Medicare's Open Payments System Is Down

August 08, 2014

Medicare's online Open Payments system is temporarily closed, preventing physicians from reviewing — and challenging — what drug and device makers have reported giving them in the way of cash and gifts.

The reason? The government said at least one manufacturer was discovered to be submitting erroneous data, the very thing organized medicine has feared.

Drug and device companies are required by the Physician Payments Sunshine Act, a provision of the Affordable Care Act, to tell the Centers for Medicare & Medicaid Services (CMS) what they give clinicians. CMS, in turn, will post this data online for public inspection, beginning September 30. The goal is to expose possible conflicts of interest and deter physicians from accepting such largesse in the first place.

Physicians have until August 27 to review and dispute the payment data from industry from the last 5 months of 2013. However, the online investigative news site ProPublica reported on August 4 that CMS had disabled the portion of the Open Payments system where physicians access this data after it discovered that a manufacturer had turned in incorrect information. ProPublica described how a physician who was reviewing his data discovered that payments to another physician with the same name were credited to him.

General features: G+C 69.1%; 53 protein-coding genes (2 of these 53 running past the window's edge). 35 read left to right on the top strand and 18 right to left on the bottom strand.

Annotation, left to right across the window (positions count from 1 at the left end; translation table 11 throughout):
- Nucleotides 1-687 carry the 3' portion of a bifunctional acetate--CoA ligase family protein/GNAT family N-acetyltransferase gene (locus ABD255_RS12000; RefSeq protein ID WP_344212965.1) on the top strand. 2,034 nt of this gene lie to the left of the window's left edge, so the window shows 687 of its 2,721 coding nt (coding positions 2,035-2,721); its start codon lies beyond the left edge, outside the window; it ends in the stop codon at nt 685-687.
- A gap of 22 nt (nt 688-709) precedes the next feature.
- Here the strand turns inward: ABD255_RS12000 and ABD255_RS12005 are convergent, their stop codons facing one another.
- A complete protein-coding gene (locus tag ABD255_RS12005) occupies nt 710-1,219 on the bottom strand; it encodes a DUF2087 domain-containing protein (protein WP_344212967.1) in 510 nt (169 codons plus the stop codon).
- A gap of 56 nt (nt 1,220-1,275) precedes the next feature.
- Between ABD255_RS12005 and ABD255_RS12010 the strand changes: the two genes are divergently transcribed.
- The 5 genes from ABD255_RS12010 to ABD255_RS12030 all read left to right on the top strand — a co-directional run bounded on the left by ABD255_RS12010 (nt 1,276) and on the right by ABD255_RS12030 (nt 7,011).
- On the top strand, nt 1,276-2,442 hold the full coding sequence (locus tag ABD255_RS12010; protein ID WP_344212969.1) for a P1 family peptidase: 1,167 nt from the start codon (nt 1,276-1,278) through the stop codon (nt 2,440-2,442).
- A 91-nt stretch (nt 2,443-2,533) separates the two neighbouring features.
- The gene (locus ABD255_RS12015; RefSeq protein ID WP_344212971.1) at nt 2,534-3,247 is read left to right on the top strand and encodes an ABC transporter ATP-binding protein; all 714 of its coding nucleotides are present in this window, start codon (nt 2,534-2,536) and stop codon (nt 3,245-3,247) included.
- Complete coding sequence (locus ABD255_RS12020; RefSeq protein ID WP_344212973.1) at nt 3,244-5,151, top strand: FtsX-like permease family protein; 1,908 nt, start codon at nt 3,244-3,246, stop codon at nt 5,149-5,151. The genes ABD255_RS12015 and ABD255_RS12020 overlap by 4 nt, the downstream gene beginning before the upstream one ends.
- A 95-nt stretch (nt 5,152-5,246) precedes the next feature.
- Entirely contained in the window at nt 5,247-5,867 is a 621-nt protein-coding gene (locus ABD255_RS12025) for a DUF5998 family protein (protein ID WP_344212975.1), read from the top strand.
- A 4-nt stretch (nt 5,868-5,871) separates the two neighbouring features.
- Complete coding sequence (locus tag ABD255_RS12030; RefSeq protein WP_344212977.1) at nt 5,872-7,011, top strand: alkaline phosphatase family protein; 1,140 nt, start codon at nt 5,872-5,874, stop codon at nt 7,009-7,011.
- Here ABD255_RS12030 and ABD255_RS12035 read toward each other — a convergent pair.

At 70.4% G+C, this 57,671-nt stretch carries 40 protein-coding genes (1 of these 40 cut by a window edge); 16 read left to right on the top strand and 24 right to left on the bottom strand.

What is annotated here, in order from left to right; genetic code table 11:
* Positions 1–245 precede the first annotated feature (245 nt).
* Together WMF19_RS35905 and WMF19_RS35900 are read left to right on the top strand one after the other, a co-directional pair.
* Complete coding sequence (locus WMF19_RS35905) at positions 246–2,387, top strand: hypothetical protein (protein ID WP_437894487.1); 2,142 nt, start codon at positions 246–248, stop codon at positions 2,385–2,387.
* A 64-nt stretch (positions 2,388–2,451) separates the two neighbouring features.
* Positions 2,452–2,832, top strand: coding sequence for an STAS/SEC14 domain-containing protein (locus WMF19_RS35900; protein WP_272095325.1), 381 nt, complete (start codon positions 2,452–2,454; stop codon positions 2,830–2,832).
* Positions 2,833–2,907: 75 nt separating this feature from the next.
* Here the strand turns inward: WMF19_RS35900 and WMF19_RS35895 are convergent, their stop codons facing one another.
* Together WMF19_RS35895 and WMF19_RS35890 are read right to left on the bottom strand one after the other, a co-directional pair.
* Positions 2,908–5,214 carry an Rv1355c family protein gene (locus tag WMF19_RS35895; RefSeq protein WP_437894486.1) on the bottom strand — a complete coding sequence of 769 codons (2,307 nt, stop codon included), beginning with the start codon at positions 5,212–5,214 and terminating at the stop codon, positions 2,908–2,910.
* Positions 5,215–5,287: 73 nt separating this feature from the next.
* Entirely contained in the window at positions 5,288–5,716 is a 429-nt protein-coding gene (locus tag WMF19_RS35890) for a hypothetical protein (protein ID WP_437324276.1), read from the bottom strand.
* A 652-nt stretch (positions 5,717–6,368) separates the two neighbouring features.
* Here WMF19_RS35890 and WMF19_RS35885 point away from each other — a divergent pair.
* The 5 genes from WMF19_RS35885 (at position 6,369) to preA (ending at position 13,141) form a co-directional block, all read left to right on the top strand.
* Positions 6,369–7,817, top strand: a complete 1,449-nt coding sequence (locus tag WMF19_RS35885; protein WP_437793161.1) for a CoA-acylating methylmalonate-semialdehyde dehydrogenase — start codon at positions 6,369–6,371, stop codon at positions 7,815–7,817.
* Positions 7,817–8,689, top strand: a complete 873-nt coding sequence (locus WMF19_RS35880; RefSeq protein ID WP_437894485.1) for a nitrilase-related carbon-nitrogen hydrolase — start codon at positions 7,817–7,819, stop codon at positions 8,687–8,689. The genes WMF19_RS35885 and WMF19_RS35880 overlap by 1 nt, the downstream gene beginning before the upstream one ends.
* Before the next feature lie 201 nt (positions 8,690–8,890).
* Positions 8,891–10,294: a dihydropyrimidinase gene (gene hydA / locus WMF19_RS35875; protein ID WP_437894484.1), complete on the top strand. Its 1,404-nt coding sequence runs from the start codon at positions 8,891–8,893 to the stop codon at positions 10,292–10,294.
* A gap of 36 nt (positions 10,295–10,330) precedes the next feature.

Yesterday, CMS shut down the entire Open Payments system, which prevents physicians from registering with it as well as reviewing data. It announced that for every day the system is down, CMS will add 1 day to the period for physicians to review and dispute payment information beyond the August 27 deadline. The extension also applies to the following 15-day period for making corrections.

In an email to Medscape Medical News, a CMS spokesperson stated that the problem of incorrect payment data "is limited to a small number of physicians." The agency said that it would work with the responsible companies "to correct the root data."

The CMS spokesperson declined to say whether the temporary system shutdown would delay the public release of payment data scheduled for September 30.

On July 30, the American Medical Association (AMA) and more than 100 other specialty and state medical societies sent a letter to CMS asking it to postpone this data dump until March 31, 2015.

The AMA said in a news release that implementation of the Physician Payments Sunshine Act "is suffering from a major lack of communication, a shortened timeline, and a confusing registration process." Delaying the public release of payment information would give CMS and physicians more time to make sure it's accurate, the AMA and the other medical societies told the government.


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